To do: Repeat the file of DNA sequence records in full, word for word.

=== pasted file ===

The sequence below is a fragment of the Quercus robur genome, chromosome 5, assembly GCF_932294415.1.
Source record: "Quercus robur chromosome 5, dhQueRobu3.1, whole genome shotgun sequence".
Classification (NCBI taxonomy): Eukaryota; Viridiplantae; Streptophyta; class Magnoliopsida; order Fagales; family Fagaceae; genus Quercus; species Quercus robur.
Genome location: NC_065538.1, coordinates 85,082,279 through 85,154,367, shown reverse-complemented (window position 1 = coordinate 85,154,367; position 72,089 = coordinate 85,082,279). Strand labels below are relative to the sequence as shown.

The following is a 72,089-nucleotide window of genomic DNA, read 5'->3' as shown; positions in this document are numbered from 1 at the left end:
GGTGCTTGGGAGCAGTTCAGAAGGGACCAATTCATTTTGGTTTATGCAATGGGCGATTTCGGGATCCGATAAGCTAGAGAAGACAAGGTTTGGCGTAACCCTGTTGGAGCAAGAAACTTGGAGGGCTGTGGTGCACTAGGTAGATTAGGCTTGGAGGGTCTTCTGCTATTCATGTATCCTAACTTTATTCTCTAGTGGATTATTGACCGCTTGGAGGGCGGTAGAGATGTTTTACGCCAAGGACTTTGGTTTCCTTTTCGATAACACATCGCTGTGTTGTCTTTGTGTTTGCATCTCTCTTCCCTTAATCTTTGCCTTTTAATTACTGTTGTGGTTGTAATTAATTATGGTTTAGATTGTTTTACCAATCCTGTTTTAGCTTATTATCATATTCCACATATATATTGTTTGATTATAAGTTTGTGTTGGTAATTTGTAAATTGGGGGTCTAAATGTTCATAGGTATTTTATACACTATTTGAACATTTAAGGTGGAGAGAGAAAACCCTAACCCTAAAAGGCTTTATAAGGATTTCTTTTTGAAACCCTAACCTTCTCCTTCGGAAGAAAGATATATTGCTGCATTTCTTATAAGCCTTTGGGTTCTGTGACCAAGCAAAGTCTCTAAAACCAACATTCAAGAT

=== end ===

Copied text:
The sequence below is a fragment of the Quercus robur genome, chromosome 5, assembly GCF_932294415.1.
Source record: "Quercus robur chromosome 5, dhQueRobu3.1, whole genome shotgun sequence".
Classification (NCBI taxonomy): Eukaryota; Viridiplantae; Streptophyta; class Magnoliopsida; order Fagales; family Fagaceae; genus Quercus; species Quercus robur.
Genome location: NC_065538.1, coordinates 85,082,279 through 85,154,367, shown reverse-complemented (window position 1 = coordinate 85,154,367; position 72,089 = coordinate 85,082,279). Strand labels below are relative to the sequence as shown.

The following is a 72,089-nucleotide window of genomic DNA, read 5'->3' as shown; positions in this document are numbered from 1 at the left end:
GGTGCTTGGGAGCAGTTCAGAAGGGACCAATTCATTTTGGTTTATGCAATGGGCGATTTCGGGATCCGATAAGCTAGAGAAGACAAGGTTTGGCGTAACCCTGTTGGAGCAAGAAACTTGGAGGGCTGTGGTGCACTAGGTAGATTAGGCTTGGAGGGTCTTCTGCTATTCATGTATCCTAACTTTATTCTCTAGTGGATTATTGACCGCTTGGAGGGCGGTAGAGATGTTTTACGCCAAGGACTTTGGTTTCCTTTTCGATAACACATCGCTGTGTTGTCTTTGTGTTTGCATCTCTCTTCCCTTAATCTTTGCCTTTTAATTACTGTTGTGGTTGTAATTAATTATGGTTTAGATTGTTTTACCAATCCTGTTTTAGCTTATTATCATATTCCACATATATATTGTTTGATTATAAGTTTGTGTTGGTAATTTGTAAATTGGGGGTCTAAATGTTCATAGGTATTTTATACACTATTTGAACATTTAAGGTGGAGAGAGAAAACCCTAACCCTAAAAGGCTTTATAAGGATTTCTTTTTGAAACCCTAACCTTCTCCTTCGGAAGAAAGATATATTGCTGCATTTCTTATAAGCCTTTGGGTTCTGTGACCAAGCAAAGTCTCTAAAACCAACATTCAAGAT